Ohio State’s made its bones under Urban Meyer with an option run game and the 4-3 press-quarters defense, borrowed from Pat Narduzzi and Michigan State.
In a 49-21 win over Indiana, the Buckeyes tried to go more pro-style on both sides of the ball, flexing out TE Marcus Baugh regularly and throwing 21 times for 95 yards (4.5 ypa) before the half. Meanwhile, OSU’s man-free defense was getting beaten on key passing downs by Indiana QB Richard Lagow dropping in nice fades to big Simmie Cobbs Jr., who had seven catches for 98 yards and a TD at the half.
With the score at 14-13 at the half and Indiana in the lead, things were getting pretty interesting in Bloomington.
Then Ohio State started to mix back in two-deep quarters coverages and standard run schemes and put the game away before the fourth quarter had begun.
In the process, we learned the following three things.
1. Ohio State is still limited on offense.
The better part of J.T. Barrett’s passing yardage, by far, came from hitting speedsters on short tosses over the middle and then watching them house TDs. This was evidently Kevin Wilson and Meyer’s solution to patching up the passing game, rather than adding some of the other dimensions that had served Wilson well as a coach at Indiana or Oklahoma.
In particular, they did a ton of damage on mesh concepts over the middle, such as this Chip Kelly special:
Johnnie Dixon: MAKIN' HOUSE CALLS pic.twitter.com/v4QYSOBs8b— Land-Grant Holy Land (@Landgrant33) September 1, 2017
Like the Ohio State QB run game that served as a handy trump card in 2016, this concept is designed to overstress the defense in the middle of the field and allow Barrett easy throws over the middle, often to guys catching on the move. This requires good reads and a quick trigger, but that’s always been within his wheelhouse.
The only issue here is that this overlaps with what Ohio State attempts to do in the run game. Both are designed to work between the hash marks or on the perimeter. The Buckeyes still don’t have a way to attack teams vertically and outside the hash marks, and based on most of the throws Barrett was firing in that direction, they probably won’t.
Eventually, the Buckeyes will face a team that can match up in the middle and dare them to win outside.
2. Indiana is pretty good.
We knew they’d be good on defense this year, but the Lagow-to-Cobbs combo really hurt the Buckeyes. I don’t know if this is going to be the most devastating QB/WR combo Ohio State will face, like Kirk Herbstreit suggested, but they certainly presented major problems.
Indiana converted four third downs to Cobbs, often off plays in which Lagow would work back-shoulder routes against man coverage. At 6’4, 220, Cobbs was hard to handle on that concept, and there wasn’t much Ohio State’s speedy, physically overmatched cornerbacks could do. He finished with 11 catches for 149 yards and a lot of film to suggest man-free coverage might not be viable for the Buckeyes.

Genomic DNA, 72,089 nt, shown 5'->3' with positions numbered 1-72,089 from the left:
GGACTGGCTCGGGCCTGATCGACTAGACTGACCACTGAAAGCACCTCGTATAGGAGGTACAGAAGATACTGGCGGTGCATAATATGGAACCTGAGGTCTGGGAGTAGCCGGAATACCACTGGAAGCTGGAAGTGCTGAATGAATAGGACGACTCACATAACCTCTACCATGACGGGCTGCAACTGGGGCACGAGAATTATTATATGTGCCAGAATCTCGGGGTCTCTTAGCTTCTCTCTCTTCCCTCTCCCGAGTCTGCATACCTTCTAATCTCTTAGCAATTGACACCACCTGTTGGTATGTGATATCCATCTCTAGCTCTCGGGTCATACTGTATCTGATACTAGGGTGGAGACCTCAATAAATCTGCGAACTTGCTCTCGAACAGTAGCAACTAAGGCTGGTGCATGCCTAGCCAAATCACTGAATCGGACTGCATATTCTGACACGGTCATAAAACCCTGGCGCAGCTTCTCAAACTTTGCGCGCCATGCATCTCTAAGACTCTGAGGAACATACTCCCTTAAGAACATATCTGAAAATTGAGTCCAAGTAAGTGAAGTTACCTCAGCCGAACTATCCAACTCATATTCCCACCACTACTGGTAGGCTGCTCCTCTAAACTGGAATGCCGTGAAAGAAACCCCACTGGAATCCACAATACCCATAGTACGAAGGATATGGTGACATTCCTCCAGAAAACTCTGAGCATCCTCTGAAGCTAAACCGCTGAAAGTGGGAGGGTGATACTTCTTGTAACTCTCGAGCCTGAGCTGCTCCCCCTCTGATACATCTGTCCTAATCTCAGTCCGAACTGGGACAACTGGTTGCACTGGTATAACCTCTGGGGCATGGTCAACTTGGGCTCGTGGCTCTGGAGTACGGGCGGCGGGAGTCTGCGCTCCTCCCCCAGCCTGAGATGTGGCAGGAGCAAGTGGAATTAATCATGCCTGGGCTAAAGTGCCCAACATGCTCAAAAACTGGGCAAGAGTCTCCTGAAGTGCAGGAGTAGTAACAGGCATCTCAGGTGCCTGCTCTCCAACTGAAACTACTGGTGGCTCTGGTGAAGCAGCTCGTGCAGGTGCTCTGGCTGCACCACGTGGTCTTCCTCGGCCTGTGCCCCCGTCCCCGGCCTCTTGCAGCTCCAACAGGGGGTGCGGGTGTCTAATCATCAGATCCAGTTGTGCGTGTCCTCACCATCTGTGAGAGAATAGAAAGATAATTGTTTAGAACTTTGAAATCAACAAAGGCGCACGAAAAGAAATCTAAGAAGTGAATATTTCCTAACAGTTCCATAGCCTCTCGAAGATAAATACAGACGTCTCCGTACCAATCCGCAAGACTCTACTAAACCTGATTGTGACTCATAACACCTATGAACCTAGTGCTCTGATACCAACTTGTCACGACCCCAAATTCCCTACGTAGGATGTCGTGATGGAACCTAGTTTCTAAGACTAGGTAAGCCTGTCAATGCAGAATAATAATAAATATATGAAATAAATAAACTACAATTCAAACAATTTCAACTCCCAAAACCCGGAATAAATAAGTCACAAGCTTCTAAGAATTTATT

Fortunately, the Buckeyes haven’t totally abandoned the quarters coverages that’d propelled them to excellence.
They started mixing those in to get some bracket coverage on Cobbs, when he was aligned on the boundary. Lagow had to go elsewhere and eventually threw (his second) interception while trying to hit another receiver on a back-shoulder throw to the wide side of the field.
The Indiana defense was quite good in 2016 — Meyer said it was the best OSU had faced all year to that point — and returned eight starters, making for a potentially explosive unit. The defensive tackles gave Ohio State’s OL all they wanted, but the Hoosiers couldn’t match up with the Buckeyes’ athleticism.
3. The Buckeyes’ DL is their strongest feature.
Indiana’s early pace and lead into the third quarter spoke of a familiar doom that could befall the Buckeyes. If Ohio State’s DL were to wear down enough for Indiana to run the ball or even just set up Lagow to have time to throw, then the Buckeyes were going to be in big trouble.
Instead, backup DT Jashon Cornell produced a sack-strip deep in Indiana territory early in the fourth quarter, after the D had already defended nearly 80 plays. That put the game away.
Ohio State’s depth along the DL and ability to produce a pass rush late in games is going to be important against Oklahoma, Penn State, and Michigan. Alabama and Atlanta were beaten in 2017’s college and NFL title games when their pass rushes couldn’t maintain pace over 80-plus snaps. In this game, Ohio State had the horses to keep up the pressure on Lagow, protect an overmatched secondary, and bring victory.
They also held Indiana to 47 yards on 20 carries, only 2.4 per carry. This was a dominant performance by the Buckeye linemen and one they are likely to repeat several times this year.
Ohio State looks good again, but it’s not yet clear that the Buckeyes will get over the humps that obstructed their path to a title last season.